If you haven’t heard of the Victorian print designer William Morris our guess is you’re from a different generation to us in ebo towers (Gen Z we’re looking at you!) Morris created over 600 designs for wallpaper and textiles so influential they’re still being used today.
His patterns were observations of - and love letters to - the natural world. Look closely at ebo’s packaging and you’ll see Morris’ influence all over it. It’s not just his designs, though. We also love him as a forerunner of environmentalism, founder of the Arts and Crafts movement and champion for beauty for all: “I do not want art for a few, any more than education for a few, or freedom for a few.”
“In the UK especially, Morris' patterns are almost like a subconscious part of our design psyche – many of us grew up with his patterns without realising it,” says Claire Valis, creative director of Morris &. Co., the interiors company Morris founded in 1861.
So, while you may not have heard his name until now, we’d bet money you’ve seen Morris' prints and felt his influence before. Here’s a list of Morris inspired gems we love from recent times.
H&M’s newly launched autumn capsule collection with Morris & Co. matches pussy-bow blouses, shirts, scarves, knits and roll-neck dresses with the heritage brand’s archive prints. We say: Morris patterns you can wear!
Dutch brand Moooi developed The Museum of Extinct Animals, a range of sumptuous wallpapers, by searching museum archives around the world for drawings of now extinct animals. The designs are made as a reminder that, as Marcel Wanders, co-founder of Moooi puts it, "So much of what has lived is lost and can only live in our memories and imagination." Species featured include the dodo, blushing sloth, armoured boar, flying coral fish and blooming seadragon.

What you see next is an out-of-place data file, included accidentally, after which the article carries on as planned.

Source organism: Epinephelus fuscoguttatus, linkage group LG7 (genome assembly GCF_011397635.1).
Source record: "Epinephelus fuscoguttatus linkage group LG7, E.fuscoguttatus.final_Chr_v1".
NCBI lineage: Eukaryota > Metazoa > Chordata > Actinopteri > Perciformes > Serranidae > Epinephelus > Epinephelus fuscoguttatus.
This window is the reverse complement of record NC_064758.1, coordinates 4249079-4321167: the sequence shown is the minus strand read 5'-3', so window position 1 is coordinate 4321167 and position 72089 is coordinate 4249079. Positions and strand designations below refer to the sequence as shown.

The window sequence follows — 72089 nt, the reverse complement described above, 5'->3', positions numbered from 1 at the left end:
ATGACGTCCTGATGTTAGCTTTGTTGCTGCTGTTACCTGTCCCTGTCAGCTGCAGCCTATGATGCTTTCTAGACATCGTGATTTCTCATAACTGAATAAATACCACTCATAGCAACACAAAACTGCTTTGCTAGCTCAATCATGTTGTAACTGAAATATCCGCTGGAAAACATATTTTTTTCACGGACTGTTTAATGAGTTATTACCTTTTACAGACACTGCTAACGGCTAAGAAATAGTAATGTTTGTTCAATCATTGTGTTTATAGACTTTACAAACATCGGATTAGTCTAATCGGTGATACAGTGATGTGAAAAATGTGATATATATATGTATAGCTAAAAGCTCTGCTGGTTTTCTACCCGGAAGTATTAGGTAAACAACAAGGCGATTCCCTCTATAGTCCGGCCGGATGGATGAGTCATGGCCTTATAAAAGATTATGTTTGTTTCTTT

Sarah Perry’s novel The Essex Serpent took the book world by storm. At that sweet spot between a page-turning read with compelling characters and literary-style writing, copies flew off the shelf and it was named Book of the Year by Waterstones and at the British Book Awards. The novel’s cover was a show-stopping Morris-inspired design by Peter Dyer; the perfect match for this riveting read which dealt with two of Morris’ preoccupations: nature and socialism.
(Perry’s latest book, Melmoth, is a highlight of this year’s literary calendar and features the same mix of gothic intrigue and literary appeal as Serpent; Perry has a Phd in the Gothic.)
William Morris is a huge inspiration for ebo and featured heavily on our mood boards when we were working on our packaging design. We created a different pattern for each product and have tried to relate each one to the individual natural ingredients in each formulation. Latticework overlays reference the structure in nature and our skin science.
Step into the V&A’s Morris room and be transported back in time. Not only can you immerse yourself in the setting’s rich blue-green scheme, created by Morris in 1886, but you can also enjoy an authentic recreation of Queen Victoria’s afternoon tea. The menu was developed by food historian Natasha Marks and incudes Mrs Beeton’s cucumber sandwiches, Indian ham sandwiches and fruit sconelets with a choice of teas.
Which Morris inspired designs do you love?
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As adults, we stop doing so many activities which, as children, brought us feelings of happiness, joy, excitement and enthusiasm - doing something just for fun with no particular end goal.
Our Favourite 5: Inspirational reads for January including a 'Mind Makeover' with Sharron Lowe; a farming experiment/account of the ecology of our countryside by Isabella Tree; a surprisingly readable study of sleep (including webs made by sleep deprived spiders) from Matthew Walker; 80 wellbeing recipes from Dale Pinnock and an inspirational biographical tale from artist/mother turned surfer Wilma Johnson.